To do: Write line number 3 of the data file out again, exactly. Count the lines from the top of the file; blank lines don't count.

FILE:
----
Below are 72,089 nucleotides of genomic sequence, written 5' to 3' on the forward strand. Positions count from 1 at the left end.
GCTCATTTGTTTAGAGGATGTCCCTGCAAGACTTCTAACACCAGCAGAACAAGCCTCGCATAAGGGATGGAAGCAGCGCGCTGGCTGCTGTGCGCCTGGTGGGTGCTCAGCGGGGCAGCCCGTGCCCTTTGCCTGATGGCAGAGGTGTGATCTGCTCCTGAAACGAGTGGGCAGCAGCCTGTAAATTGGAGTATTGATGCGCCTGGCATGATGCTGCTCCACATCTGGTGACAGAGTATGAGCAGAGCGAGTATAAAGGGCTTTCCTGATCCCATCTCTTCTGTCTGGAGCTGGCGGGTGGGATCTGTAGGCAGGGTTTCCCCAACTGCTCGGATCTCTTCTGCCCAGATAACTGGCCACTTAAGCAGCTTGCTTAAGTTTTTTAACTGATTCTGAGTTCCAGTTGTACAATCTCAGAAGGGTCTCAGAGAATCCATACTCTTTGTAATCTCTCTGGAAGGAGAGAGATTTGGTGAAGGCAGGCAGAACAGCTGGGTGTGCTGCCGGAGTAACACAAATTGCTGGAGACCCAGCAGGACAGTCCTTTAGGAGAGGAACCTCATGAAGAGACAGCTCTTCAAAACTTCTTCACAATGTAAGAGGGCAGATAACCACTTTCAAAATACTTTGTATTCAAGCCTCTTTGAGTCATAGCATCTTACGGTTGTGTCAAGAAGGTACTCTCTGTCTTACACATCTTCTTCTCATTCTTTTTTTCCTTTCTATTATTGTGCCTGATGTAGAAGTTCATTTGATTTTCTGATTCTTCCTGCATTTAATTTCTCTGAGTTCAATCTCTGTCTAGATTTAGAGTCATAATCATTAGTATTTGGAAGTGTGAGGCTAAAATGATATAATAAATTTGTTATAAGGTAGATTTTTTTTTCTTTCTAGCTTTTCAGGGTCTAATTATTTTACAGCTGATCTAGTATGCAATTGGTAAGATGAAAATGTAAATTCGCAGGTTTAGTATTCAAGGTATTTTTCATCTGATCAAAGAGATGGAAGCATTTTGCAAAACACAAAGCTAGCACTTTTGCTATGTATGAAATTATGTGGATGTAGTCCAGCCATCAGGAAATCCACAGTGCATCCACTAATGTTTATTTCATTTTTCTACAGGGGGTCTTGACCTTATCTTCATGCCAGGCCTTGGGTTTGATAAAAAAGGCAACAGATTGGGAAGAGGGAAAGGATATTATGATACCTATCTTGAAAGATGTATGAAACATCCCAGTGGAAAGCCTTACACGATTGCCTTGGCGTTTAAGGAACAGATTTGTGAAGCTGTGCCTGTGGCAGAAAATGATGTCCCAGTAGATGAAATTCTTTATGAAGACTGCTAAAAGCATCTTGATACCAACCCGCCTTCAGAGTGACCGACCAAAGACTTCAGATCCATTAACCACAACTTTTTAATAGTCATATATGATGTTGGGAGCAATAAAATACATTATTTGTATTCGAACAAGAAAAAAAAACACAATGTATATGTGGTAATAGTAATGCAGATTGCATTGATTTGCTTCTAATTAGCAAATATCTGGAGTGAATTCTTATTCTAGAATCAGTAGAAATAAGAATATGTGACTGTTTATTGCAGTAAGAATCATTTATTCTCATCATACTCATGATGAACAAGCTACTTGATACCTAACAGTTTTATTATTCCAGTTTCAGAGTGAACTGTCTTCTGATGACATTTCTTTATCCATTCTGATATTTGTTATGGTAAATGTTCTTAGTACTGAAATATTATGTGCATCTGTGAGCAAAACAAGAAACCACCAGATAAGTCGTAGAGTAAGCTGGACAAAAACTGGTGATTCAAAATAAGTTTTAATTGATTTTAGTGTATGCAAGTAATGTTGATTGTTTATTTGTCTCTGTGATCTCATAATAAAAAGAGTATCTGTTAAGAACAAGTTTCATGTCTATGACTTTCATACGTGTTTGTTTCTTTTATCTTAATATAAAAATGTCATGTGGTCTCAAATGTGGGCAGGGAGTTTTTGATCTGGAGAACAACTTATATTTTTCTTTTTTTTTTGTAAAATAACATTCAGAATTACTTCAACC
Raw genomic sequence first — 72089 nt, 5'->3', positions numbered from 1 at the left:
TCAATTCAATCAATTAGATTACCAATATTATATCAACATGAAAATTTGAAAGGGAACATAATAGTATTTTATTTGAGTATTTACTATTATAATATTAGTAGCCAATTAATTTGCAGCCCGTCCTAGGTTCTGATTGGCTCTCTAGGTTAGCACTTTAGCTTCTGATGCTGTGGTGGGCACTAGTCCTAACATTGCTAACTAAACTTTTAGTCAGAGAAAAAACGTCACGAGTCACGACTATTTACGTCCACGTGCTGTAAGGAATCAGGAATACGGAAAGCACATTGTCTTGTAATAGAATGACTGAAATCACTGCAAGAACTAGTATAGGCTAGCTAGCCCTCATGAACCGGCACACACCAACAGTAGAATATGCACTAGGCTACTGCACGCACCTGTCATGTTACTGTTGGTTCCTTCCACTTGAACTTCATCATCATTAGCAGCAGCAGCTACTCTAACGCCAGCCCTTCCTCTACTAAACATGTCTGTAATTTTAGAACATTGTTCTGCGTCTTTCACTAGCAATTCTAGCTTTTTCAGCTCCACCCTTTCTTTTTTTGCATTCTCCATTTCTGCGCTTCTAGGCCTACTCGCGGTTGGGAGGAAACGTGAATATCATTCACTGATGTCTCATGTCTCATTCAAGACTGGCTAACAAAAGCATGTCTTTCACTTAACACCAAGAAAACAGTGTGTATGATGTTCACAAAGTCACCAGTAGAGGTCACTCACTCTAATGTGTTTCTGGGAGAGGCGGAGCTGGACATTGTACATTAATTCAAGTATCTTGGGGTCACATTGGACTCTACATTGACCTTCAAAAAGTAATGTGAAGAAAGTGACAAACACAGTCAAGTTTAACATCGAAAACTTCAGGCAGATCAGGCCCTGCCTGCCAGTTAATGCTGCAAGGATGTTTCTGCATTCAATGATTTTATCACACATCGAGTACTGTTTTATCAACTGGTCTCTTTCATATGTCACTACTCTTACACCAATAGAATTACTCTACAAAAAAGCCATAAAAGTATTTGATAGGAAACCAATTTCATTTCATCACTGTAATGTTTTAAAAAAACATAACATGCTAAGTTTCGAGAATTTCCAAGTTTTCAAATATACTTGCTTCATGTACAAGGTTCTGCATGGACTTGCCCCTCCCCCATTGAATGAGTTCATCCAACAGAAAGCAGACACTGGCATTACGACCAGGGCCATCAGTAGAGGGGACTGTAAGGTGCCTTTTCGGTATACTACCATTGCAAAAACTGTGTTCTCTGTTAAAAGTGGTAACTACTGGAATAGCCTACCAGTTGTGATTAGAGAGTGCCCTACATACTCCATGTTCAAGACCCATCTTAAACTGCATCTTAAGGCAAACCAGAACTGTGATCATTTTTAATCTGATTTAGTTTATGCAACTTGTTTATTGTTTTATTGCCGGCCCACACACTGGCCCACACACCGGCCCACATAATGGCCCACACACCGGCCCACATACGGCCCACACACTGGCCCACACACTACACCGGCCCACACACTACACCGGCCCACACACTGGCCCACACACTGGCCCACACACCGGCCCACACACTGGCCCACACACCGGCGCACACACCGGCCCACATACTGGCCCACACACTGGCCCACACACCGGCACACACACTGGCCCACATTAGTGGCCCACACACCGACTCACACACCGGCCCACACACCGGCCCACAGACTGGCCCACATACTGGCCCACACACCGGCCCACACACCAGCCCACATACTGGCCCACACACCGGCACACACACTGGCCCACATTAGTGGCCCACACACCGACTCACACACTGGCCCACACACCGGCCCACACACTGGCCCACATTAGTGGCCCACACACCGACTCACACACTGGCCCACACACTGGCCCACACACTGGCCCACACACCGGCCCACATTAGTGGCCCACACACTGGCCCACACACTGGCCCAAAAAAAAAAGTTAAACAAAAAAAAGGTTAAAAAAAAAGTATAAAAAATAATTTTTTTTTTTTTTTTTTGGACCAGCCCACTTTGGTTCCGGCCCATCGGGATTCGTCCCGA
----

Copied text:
Raw genomic sequence first — 72089 nt, 5'->3', positions numbered from 1 at the left: